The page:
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Stock-Markets / Stock Market 2021 Jun 25, 2021 – 06:52 PM GMT
By: Chris_Vermeulen

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The story behind Belfast’s ‘Alec the Goose’ tribute at St George’s Market

A St George’s Market goose named Alec is said to have won hearts and minds as he waddled to see local kids at school up to his untimely demise in the 1920s.

Almost 100 years on, his likeness, now set forever in bronze, is still catching the eyes of children who pass him outside the market[1].

We spoke to the man behind his design to find out why a goose got a place among the city’s street art sculptures.

Alec’s creator, Gordon Muir, was appointed by the Paul Hogarth Company to create the “sweet little piece” of street art over 10 years ago. It is thought to have cost around £12,000.

His creator Gordon Muir

The Scottish artist told Belfast Live: “Alec the Goose was probably my first foray into formal sculpture – bronzes if you like.

“The story is that throughout the 1920s, Alec was a popular figure in the St George’s Market[2] area of Belfast.

“Apparently he was loved by all the children and regularly accompanied them to the school gates and then trotted back to where his owner was running his stall in the market. He was regular feature of the landscape and much loved and very recognisable.

“Sadly he was hit by a truck in 1929 and went to his demise. There certainly was a funeral but where his burial place is, I don’t know.

“There’s no great moral tale behind it. It’s just a sweet little piece to make folk say ‘aw’,” added Gordon.

“Alec was very real and he was very loved, particularly by children and I suppose the purpose of the piece was to convey that story to other children and other people and show the nature of what that buzzing market place must have been like.”

Gordon’s design for the sculpture

Gordon’s own daughter, who is now reaching 30, also features in the design,

“Because of the story of Alec it seemed to require a child being in the piece too,” he explained. “The wee girl is loosely modelled on my own daughter Holly who is now hitting 30.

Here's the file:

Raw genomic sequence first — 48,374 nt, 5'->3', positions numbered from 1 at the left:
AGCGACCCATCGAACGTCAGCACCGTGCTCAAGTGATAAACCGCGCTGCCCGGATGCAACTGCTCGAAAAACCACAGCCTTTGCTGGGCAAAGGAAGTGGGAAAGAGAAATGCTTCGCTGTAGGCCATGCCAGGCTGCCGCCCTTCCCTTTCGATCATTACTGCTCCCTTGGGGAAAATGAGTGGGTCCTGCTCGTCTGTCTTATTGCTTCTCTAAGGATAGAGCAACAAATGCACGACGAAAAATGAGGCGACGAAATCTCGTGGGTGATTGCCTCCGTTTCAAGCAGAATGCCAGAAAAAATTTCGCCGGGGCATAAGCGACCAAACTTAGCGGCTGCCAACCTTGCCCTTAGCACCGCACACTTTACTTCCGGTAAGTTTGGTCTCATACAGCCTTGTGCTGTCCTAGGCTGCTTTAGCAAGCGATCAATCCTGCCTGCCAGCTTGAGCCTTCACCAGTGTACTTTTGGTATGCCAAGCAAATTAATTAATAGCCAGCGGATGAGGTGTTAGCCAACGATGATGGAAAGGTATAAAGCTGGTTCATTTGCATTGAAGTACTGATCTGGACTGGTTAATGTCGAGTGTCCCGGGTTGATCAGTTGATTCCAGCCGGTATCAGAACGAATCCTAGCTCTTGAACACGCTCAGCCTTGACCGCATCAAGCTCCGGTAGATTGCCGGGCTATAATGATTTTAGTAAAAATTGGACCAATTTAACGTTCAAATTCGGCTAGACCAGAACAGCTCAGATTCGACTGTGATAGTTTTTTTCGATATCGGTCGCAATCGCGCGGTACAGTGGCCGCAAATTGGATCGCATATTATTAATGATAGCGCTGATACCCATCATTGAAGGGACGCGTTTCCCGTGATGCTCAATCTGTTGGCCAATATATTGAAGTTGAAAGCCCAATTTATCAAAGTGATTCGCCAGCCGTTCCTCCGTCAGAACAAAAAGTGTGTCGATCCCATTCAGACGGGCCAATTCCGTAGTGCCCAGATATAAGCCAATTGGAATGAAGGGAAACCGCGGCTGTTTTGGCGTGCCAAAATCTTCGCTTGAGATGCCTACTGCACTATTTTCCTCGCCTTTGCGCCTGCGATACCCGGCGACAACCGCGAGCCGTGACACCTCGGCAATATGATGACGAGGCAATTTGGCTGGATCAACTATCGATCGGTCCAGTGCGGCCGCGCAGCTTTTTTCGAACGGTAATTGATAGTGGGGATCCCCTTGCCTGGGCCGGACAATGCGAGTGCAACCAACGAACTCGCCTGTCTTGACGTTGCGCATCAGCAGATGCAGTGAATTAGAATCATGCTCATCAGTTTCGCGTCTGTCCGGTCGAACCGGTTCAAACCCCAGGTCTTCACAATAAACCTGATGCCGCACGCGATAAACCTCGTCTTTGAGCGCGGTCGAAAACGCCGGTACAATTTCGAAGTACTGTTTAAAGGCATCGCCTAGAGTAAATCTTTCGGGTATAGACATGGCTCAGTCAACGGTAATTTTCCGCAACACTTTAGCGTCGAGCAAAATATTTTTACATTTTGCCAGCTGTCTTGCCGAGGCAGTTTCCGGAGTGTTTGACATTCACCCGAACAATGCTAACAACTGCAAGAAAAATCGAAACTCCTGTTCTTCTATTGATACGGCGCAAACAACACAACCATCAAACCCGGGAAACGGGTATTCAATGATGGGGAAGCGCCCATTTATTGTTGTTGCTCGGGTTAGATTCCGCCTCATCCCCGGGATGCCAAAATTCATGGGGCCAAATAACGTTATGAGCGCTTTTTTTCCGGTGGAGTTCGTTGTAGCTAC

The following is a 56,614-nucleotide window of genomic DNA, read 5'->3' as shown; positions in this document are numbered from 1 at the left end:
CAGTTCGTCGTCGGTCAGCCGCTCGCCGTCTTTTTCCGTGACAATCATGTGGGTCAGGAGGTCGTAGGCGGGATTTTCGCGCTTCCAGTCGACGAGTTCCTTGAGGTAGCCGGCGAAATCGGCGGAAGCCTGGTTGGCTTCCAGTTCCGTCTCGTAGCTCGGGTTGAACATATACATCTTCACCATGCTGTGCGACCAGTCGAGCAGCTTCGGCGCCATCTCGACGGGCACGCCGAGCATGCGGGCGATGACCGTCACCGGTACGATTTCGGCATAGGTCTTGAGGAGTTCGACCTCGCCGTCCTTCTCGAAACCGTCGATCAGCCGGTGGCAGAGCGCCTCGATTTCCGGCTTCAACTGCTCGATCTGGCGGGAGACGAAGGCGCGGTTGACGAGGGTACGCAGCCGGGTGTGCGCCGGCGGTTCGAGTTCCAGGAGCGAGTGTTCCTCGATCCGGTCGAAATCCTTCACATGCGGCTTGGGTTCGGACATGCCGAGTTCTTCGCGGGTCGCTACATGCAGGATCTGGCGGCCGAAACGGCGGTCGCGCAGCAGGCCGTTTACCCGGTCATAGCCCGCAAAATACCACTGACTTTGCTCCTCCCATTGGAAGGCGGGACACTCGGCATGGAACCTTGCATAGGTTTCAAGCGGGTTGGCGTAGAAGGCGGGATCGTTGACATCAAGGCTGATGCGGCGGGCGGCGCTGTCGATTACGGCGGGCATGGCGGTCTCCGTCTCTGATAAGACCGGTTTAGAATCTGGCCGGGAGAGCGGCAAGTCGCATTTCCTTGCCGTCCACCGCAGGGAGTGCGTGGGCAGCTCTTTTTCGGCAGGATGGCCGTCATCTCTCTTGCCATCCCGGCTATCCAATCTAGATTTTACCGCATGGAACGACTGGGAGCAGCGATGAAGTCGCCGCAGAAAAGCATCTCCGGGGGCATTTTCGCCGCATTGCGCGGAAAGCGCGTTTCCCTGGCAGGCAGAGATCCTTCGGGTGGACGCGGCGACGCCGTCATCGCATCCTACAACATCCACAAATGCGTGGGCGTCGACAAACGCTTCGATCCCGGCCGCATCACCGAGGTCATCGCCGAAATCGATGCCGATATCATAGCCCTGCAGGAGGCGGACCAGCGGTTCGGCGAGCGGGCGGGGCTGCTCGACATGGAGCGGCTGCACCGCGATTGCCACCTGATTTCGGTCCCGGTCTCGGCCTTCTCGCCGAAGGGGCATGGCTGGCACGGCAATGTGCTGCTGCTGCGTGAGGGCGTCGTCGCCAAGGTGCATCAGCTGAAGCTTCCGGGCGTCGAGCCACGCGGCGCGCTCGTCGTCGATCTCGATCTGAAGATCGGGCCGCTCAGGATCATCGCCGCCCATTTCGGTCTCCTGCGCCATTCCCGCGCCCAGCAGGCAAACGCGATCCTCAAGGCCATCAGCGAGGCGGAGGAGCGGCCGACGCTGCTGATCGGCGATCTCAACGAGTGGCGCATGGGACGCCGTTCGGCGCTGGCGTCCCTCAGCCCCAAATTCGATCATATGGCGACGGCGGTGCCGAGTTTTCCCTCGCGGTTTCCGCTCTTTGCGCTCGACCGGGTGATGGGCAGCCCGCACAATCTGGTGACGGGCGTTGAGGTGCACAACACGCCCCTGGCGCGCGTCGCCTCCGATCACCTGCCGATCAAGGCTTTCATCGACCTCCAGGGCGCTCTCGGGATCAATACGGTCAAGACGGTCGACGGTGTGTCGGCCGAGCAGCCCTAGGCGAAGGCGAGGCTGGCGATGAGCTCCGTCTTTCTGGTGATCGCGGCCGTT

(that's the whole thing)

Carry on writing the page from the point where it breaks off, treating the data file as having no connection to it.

“Because of the associations with my daughter it has a special place in my heart and because it was my first type of these pieces.

“He’s definitely got a fan base amongst youngsters, particularly, the sort of under fives who can get up close and personal with him. I have seen umpteen photographs online with little people with Alec the Goose.

“You see footprints going along the pavement – it’s a sweet little piece.”

His memorial plaque reads ‘a former patron of St George’s Market’

Alec and his little friend were first designed in clay so a mould could be made to later pour molten bronze into – but on the way to the factory Gordon said he had a near miss when “he fell off his perch”.

“We live up a bumpy farm road and the man who came to get the clay went over a bump and Alec fell off his perch and had to get some remedial work – all was well in the end – but it took another week’s work.

“It was cast in bronze at a company in Edinburgh and then was shipped over.”

The little bronze sculpture has sat in pride of place outside St George’s Market for well over a decade now, and Gordon says he has “been over quite a few times” to see him.

“He needs a polish every now and then.”

Anthony McGuigan, from the Paul Hogarth Company, was the man who unearthed the story of Alec when the company was hired for urban renewal work said Gordan.

Gordon’s daughter’s expression here inspired the design for Alec’s friend

Anthony told us: “We were doing a public realm scheme in the area and as part of the public consultation talked to people about the place before we started changing it. We heard this story about Alec the Goose and were like – what? Hold on a minute there.

“Traders told us this story they had been told by elderly traders… it had come down two generations. We wanted to immortalise the story.”

Anthony said he learned “there was a poultry trader in the markets and this goose got the run of the place and got to do what it wanted”.

“It used to walk down to the markets every day and the traders would feed it but it walked down past the school and stopped at the school gates and the kids loved it,” he explained.

“It was supposedly a bit of a cult hero at the time – and part of the reason we know the story is actually true and not an old wives tale is that one of the traders still supposedly has the telegram the day that Alex was killed.

His prints are etched on the city’s street (Image: Shauna Corr/Belfast Live)

“Basically, he was crossing the road and got hit by what was called ‘a motor lorry’ and they were all so distraught and the person who owned Alec was away at Lisburn Market that day so they sent a telegram to Lisburn to tell them that Alec was dead and he got hit.

“The words motor lorry stuck out to me – a motor lorry would have been a big deal and Alec would have had no experience of navigating around them. He was only one and 1929 was the year the telegram was sent.

Little ones love it (Image: Paul Hogarth Company)

“We really enjoyed doing it. It was a story that came to us rather than us creating the story.”

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References

  1. ^ outside the market (www.belfastlive.co.uk)
  2. ^ St George’s Market (www.belfastlive.co.uk)
  3. ^ sign up for our newsletter here (www.belfastlive.co.uk)

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